20/07/2015 - 06:02

Equilibrium shifts to tenants

20/07/2015 - 06:02


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Will the age-old arm wrestle between renting and ownership result in too much pain as momentum changes?

Will the age-old arm wrestle between renting and ownership result in too much pain as momentum changes?

Commercial property development naturally lags the underlying business cycle that drives it.

Fewer better examples could be offered than the Perth office building boom that’s coming to an end, delivering a record supply cycle just when it is least needed.

After 2015, there will be just two major commercial buildings being constructed in Perth’s CBD – Woodside Petroleum’s new headquarters, and an office tower at 480 Hay Street (including a Westin Hotel) to be built by BGC.

The pipeline of proposed works is slim. Industry hopes that Chevron will go ahead with its project at Elizabeth Quay are not on particularly solid foundations, despite it having a global track record of owning properties in which it resides.

All this might mean the cranes that have dominated Perth’s skyline will disappear for the first time in a decade.

There will be pain from this part of the cycle.

Tenants that have been forced to pay top dollar or settle for inadequate accommodation will be enjoying the opportunity to get a better deal in these cost-conscious times. That they may be seeking less space, rather than more, makes the deals even more painful.

Owners of older buildings will be feeling this most. New builds can offer tenants end of trip, luxury bathrooms, kitchen facilities and energy efficiency, while the older buildings need to refurbish to keep up.

This is costly and problematic. Refurbishing a building is not optional with tenants and changing its use is even more fraught, especially for a conversion from office to residential in a market awash with new apartments.

But that is the nature of large commercial property development, and those involved need to have the balance sheets to take the pain until the cycle swings back in their favour, as it inevitably will.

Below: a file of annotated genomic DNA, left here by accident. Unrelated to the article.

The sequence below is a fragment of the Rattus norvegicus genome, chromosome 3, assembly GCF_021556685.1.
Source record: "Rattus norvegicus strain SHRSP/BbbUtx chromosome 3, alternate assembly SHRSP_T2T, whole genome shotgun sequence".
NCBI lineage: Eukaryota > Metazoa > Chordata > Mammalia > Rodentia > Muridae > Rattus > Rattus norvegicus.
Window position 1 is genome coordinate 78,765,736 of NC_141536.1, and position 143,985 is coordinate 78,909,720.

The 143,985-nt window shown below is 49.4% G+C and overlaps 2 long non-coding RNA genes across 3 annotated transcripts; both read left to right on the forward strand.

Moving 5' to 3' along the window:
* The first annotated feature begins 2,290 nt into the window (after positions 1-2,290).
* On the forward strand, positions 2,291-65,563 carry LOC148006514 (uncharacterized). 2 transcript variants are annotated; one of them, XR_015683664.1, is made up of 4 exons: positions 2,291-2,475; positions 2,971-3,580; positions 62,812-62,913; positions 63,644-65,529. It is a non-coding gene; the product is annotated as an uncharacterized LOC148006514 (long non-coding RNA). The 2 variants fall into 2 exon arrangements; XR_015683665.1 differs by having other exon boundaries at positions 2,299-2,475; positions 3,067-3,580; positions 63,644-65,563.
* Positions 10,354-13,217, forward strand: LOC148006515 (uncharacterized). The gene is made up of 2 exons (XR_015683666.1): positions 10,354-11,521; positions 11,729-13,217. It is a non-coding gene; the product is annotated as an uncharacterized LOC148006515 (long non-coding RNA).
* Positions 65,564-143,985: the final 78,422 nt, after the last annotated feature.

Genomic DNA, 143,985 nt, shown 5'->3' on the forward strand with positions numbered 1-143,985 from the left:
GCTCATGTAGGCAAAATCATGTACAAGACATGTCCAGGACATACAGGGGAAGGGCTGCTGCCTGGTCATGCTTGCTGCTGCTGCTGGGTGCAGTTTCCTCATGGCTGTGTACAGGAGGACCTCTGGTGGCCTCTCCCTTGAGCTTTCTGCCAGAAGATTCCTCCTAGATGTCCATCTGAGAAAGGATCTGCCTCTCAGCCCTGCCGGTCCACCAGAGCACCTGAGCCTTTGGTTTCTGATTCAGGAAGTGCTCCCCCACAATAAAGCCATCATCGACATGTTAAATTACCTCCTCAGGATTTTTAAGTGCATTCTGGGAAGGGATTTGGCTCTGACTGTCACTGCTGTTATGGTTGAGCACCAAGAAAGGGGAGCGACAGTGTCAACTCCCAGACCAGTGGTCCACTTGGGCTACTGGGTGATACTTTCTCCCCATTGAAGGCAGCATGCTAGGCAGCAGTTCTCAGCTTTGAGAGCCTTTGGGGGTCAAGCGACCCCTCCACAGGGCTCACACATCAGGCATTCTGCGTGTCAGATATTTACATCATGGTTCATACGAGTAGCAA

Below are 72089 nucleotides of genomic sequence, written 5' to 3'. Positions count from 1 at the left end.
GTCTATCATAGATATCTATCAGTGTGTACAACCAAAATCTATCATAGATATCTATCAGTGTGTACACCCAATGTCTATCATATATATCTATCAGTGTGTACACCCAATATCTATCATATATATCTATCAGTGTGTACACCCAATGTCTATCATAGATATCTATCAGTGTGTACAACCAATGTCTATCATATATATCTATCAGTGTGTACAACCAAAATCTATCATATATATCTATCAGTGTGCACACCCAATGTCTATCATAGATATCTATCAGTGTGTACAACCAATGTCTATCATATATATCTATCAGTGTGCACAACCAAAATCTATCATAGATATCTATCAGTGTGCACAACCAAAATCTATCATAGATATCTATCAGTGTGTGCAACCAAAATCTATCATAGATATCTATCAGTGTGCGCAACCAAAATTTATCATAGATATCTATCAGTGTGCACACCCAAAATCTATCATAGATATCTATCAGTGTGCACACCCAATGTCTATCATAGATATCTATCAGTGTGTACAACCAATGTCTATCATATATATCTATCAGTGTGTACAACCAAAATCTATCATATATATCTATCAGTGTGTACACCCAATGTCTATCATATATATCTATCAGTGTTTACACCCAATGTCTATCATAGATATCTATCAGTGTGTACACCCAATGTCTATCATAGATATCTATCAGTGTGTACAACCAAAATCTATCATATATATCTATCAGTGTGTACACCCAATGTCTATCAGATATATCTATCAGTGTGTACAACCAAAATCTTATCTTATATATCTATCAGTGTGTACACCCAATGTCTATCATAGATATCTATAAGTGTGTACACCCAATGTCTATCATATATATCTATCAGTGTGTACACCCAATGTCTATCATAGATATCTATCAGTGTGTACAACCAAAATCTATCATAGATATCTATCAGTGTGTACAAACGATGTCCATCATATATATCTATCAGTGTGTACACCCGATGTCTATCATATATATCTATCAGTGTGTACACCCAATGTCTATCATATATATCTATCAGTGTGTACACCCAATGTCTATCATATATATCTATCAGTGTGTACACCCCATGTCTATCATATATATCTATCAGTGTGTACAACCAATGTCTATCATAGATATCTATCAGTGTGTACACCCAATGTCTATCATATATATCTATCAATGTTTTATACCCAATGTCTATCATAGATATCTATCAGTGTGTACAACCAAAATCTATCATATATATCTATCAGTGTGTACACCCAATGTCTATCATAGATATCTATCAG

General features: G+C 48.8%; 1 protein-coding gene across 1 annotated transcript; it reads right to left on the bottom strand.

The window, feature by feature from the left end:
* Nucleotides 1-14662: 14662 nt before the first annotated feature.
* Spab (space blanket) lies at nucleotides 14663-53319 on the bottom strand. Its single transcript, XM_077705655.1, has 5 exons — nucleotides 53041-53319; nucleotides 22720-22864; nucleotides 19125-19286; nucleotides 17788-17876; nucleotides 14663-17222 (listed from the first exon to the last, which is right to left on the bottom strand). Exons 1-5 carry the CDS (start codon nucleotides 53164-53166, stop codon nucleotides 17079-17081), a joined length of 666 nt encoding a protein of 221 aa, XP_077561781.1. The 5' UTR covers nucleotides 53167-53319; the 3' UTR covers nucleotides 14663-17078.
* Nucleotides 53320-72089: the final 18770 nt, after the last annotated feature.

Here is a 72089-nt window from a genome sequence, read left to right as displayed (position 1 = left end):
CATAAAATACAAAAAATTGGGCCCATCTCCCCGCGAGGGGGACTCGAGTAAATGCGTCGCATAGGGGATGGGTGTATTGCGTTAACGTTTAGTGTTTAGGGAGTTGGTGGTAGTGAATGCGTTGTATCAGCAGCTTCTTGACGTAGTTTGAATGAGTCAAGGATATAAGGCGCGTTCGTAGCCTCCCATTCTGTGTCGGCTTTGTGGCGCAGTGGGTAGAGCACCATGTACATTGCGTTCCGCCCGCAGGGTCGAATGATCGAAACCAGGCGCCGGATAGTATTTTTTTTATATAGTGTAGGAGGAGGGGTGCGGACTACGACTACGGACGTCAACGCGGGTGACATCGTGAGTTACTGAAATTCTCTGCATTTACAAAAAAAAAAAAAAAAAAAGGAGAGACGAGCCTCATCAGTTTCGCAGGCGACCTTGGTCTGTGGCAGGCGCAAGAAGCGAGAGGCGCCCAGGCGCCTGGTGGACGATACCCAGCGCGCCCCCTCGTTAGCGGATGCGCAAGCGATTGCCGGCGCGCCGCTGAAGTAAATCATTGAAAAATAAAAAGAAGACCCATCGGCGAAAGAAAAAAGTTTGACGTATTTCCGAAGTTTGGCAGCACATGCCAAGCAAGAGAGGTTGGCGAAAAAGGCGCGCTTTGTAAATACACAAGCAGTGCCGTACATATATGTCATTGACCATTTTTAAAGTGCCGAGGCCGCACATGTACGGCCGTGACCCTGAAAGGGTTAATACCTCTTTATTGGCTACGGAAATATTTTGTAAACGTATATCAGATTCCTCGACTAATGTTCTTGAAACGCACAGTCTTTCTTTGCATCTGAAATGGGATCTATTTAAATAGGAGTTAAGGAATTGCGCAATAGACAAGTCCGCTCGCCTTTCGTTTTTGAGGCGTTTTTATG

At this stage there is little sign of landlords panicking. With interest rates low and listed office owners generally better structured, there ought not be the same pressure for forced sales as there has been in downturns past.

It will be interesting to see how the Insurance Council of Western Australia’s property asset divestment goes. The Forrest Centre, Westralia Plaza, and Westralia Square are all on the market, offering a litmus test to how major investors view the long-term fundamentals of WA’s market.

In the end, what all business wants is a balanced market where neither landlords nor tenants have too much of an edge, and the cost of accommodation is internationally competitive.

Let’s hope it settles down to that.

In the interim, Perth is a better place. It’s not just volumetrically much bigger or more geographically spread; for the high prices they were paying, tenants demanded better conditions for their staff. The result is many more exciting places that ensure the CBD is more than just catering for the most basic needs of office workers during the working day.

It is much more vibrant, attractive and, for retail and hospitality businesses in the CBD, much more sustainable.

Commercial developers won’t be lost for work either.

Metropolitan Perth has expanded rapidly and many crucial services have not been delivered due to the pace of change or the cost of competing with the resources sector for construction labour.

That is changing – particularly with retailers and developers quietly confident that the long-term fundamentals of Perth are strong.

The challenge will be to keep construction moving at a reasonable pace to ensure this skilled workforce has plenty to do.

The alternative is for the government to step in with more infrastructure requirements but, as we’ve noted before, the state is not well placed financially to do that at the moment; in any event, this newspaper prefers market stimulation is naturally provided by a confident private sector, rather than artificially created by technocrats trying to do good.


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